Merthyr’s Boxers: Billy Eynon

The next boxer we are going to look at is Billy Eynon. Many thanks to Gareth Jones for his assistance and advice in writing this article.

Billy Eynon was born on 26 December 1893 in Treharris. As a teenager he was lured into fighting at the infamous fairground boxing booths at Georgetown. In his excellent book ‘The Boxers of Wales: Volume 2 – Merthyr, Aberdare and Pontypridd’, Gareth Jones relates the story of how he was tempted to fight at Jack Scarrott’s booth on the promise of winning five shillings. When he went to collect his winnings however, he was told by Scarrott that his cornermen (both of course employed by Scarrott) were both entitled to two shillings each, leaving the young Billy with just a shilling!

Eynon made such an impression however, that Scarrott offered him a week’s work at Brecon Fair. This was eventually extended to six-months, and provided Billy with invaluable experience.

Eynon’s first ‘legitimate’ fight took place on 31 January 1914 at the Drill Hall in Merthyr. The headline fight that night was between Eddie Morgan (see previous entry – and Tommy Phillips, which Morgan lost on points. The local crowd were appeased somewhat when Billy Eynon defeated Dick Jenkins in his debut match.

He was beginning to consolidate his reputation when the First World War broke out. Eynon joined the Royal Artillery, and despite being wounded in France, carried on boxing. He won the Army featherweight title in 1918 and met the Navy champion in Salonika before a crowd estimated at 200,000 people.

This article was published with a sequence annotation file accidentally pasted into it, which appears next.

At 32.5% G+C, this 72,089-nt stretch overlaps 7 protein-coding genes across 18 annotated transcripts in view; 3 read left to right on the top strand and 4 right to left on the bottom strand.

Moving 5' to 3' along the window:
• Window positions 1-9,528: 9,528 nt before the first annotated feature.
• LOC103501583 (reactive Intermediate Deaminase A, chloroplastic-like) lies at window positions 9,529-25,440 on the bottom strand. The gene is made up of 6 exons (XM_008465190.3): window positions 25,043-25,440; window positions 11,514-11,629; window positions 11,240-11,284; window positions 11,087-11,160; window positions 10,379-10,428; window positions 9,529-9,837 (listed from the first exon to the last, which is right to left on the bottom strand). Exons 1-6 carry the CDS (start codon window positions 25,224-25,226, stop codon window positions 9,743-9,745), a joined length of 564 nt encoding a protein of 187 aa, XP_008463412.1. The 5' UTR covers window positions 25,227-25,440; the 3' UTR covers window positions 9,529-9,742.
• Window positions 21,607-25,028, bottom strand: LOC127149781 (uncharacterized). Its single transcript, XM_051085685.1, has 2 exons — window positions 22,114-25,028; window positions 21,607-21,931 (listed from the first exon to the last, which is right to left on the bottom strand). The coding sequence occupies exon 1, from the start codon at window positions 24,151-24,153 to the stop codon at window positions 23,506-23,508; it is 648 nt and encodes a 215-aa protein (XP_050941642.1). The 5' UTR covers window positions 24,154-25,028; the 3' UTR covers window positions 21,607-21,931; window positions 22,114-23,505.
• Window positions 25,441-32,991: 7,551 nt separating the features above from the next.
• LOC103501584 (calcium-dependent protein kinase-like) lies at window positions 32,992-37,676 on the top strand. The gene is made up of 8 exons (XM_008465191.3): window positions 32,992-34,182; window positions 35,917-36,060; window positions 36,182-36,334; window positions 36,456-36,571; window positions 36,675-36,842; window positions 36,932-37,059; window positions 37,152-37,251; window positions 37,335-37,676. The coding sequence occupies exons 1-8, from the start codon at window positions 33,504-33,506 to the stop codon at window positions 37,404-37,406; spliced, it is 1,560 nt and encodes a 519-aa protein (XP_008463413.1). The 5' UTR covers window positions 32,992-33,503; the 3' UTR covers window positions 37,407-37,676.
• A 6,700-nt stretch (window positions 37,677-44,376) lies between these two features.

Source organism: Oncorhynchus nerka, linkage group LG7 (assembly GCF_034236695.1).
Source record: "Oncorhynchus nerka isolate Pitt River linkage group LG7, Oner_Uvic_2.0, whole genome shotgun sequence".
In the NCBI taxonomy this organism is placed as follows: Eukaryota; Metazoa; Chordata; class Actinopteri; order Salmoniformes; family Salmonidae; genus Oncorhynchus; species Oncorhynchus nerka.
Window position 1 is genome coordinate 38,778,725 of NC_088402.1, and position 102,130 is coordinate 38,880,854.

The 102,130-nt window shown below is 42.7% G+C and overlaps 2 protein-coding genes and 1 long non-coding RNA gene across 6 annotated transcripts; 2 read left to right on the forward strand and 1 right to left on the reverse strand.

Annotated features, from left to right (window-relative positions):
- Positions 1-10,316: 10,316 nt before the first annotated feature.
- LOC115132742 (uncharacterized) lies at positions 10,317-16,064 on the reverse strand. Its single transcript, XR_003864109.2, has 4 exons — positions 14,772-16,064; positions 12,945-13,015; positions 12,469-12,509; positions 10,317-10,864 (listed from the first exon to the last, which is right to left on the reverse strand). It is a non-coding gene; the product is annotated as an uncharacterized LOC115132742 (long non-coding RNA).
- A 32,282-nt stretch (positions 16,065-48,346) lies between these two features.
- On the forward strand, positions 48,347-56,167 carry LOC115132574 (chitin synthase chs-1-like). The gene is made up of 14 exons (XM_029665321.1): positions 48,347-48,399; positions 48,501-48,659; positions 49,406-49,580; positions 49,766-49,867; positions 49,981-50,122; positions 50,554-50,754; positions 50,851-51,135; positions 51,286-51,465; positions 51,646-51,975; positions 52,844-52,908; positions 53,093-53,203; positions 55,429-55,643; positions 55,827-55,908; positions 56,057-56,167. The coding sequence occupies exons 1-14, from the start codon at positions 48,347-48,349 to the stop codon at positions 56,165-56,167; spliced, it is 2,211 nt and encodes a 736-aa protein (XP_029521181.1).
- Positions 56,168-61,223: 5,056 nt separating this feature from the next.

Western Mail – 19 May 1916

Following the war, Eynon, now boxing as a flyweight, appeared in his first fight against Kid Doyle at the Olympia Rink in Merthyr, a match which he won. The victory earned Eynon a rematch at the National Sporting Club in a fight which would be an elimination fight for the British title. Eynon lost the fight on points.

Soon after this, Billy Eynon changed weight-divisions to become a bantam-weight, and in 1920 challenged again for the British title. On 18 October he beat George Clark on points to earn a fight against the reigning British bantam-weight title holder Jim Higgins.